blasphemy

Two recent lynchings following alleged cases of sacrilege in Punjab in the last month have raised disquieting questions. The first incident was reported at the Golden Temple in Amritsar, where a person accused of sacrilege was lynched to death on the spot. The second case was from Kapurthala, where one person was accused of sacrilege. He was also lynched. There have been other incidents also of instant justice being meted out to people accused of sacrilege.  When I was reading about thee lynchings, I was reminded of two stories that I have read about Guru Nanak. They are worth recounting in summary.

Guru Nanak was once in Haridwar where he saw many people throwing water towards the sun in the east standing waist deep in the river. The people who were throwing handfuls of water from the Ganges River towards the sun in the east believed that by this ritual they could offer water to their dead elders in the next world. This next world was in the east from where the sun rose.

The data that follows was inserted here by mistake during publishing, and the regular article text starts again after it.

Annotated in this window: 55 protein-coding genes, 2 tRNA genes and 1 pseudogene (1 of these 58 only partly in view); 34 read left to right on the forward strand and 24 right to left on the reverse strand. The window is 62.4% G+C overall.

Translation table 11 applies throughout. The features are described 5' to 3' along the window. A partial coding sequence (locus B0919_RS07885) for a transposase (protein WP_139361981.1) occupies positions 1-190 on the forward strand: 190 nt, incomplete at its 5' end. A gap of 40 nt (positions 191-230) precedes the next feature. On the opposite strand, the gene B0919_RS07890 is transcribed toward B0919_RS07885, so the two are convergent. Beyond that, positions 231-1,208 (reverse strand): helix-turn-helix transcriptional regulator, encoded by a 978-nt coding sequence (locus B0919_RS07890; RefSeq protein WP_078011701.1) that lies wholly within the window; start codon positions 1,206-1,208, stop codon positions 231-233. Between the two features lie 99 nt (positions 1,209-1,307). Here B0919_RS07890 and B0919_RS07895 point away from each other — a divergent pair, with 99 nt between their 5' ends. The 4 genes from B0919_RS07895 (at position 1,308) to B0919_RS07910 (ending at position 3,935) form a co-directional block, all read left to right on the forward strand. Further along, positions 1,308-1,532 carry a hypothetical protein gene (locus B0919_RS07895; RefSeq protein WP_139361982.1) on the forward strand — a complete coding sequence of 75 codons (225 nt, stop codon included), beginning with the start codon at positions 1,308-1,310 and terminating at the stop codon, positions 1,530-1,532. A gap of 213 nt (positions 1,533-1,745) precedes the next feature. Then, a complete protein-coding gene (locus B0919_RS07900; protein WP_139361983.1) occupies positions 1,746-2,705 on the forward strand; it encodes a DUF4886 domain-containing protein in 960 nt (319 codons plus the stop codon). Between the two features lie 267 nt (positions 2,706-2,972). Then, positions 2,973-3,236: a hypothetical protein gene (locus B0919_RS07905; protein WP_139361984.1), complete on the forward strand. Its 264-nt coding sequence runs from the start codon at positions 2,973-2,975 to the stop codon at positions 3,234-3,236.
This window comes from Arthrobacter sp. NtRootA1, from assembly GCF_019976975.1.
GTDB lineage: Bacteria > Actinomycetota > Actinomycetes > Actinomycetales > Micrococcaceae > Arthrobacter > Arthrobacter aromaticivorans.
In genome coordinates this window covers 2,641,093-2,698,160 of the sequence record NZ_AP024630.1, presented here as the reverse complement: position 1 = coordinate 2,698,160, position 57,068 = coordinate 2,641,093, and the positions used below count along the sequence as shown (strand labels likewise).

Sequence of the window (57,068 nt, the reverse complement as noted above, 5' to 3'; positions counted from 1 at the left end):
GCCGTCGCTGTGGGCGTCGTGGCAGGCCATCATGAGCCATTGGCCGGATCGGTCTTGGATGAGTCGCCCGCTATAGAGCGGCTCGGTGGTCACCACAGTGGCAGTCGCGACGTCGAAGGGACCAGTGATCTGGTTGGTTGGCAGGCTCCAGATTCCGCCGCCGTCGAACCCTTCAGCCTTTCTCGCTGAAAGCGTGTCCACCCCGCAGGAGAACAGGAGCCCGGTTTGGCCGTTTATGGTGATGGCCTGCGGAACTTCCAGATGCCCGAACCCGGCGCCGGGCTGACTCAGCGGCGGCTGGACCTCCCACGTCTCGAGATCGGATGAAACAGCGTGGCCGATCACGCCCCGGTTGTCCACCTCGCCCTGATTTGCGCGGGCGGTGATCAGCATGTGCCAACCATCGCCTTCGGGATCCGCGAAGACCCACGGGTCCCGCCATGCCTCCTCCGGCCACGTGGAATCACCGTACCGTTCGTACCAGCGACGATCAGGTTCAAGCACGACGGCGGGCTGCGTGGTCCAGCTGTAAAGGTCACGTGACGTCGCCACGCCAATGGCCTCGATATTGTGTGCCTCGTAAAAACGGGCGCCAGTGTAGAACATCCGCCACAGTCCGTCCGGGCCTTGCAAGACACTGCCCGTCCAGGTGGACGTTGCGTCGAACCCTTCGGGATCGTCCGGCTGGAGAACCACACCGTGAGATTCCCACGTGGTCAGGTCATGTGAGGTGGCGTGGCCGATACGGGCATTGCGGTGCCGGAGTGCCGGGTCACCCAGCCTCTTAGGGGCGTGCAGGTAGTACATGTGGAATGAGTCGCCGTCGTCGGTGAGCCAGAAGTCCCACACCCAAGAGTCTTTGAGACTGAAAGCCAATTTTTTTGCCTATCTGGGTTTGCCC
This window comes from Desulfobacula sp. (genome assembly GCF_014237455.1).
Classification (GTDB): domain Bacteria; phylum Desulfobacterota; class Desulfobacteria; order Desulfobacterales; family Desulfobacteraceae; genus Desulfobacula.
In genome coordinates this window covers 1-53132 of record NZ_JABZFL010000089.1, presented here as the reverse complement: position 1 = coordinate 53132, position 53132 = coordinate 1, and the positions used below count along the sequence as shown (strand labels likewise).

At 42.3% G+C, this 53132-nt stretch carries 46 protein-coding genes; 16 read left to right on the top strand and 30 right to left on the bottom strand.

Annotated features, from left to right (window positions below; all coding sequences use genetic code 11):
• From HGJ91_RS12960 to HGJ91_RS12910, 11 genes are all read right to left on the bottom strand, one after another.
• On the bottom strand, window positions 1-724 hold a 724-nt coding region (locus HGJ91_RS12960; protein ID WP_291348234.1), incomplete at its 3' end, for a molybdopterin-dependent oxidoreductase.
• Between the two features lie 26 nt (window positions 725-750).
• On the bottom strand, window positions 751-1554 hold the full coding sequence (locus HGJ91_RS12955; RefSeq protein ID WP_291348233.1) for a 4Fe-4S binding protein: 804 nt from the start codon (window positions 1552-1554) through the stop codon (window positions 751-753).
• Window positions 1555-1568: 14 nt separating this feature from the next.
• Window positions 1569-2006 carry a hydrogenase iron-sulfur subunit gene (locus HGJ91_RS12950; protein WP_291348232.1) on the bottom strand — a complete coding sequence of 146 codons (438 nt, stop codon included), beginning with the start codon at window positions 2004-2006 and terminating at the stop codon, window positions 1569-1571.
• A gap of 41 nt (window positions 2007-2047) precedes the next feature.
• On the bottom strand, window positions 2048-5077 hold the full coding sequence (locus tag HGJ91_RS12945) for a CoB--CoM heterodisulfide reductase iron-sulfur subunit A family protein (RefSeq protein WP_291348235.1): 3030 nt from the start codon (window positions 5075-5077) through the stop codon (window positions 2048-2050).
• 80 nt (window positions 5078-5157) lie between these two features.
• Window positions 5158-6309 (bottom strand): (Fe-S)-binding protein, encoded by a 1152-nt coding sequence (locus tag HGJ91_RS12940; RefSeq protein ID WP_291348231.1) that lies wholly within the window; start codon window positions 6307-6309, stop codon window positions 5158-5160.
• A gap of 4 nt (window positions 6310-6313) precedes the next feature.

Guru Nanak entered the river for purposes of bathing as other common pilgrims were doing. Instead of throwing water to the east, he, however, started throwing water in the opposite direction towards the west where  his farm was. Taking him as a naive visitor, the nearby bathers told him that he was not performing the rituals correctly. They advised him to throw water to the east. The Guru calmly replied that he was watering my withering crops in Punjab. All of my crops in the village are dying as there has been no rain” and continued to splash the water to the west. Hearing the reply the people started laughing. The curious spectators asked, “Are you crazy? How can your water reach hundreds of miles away to Punjab from here?” Guru Nanak replied that the water would reach his crops the very same way that the pilgrims offerings would reach their ancestors in the other world many millions of miles away and that in fact his farm was much closer.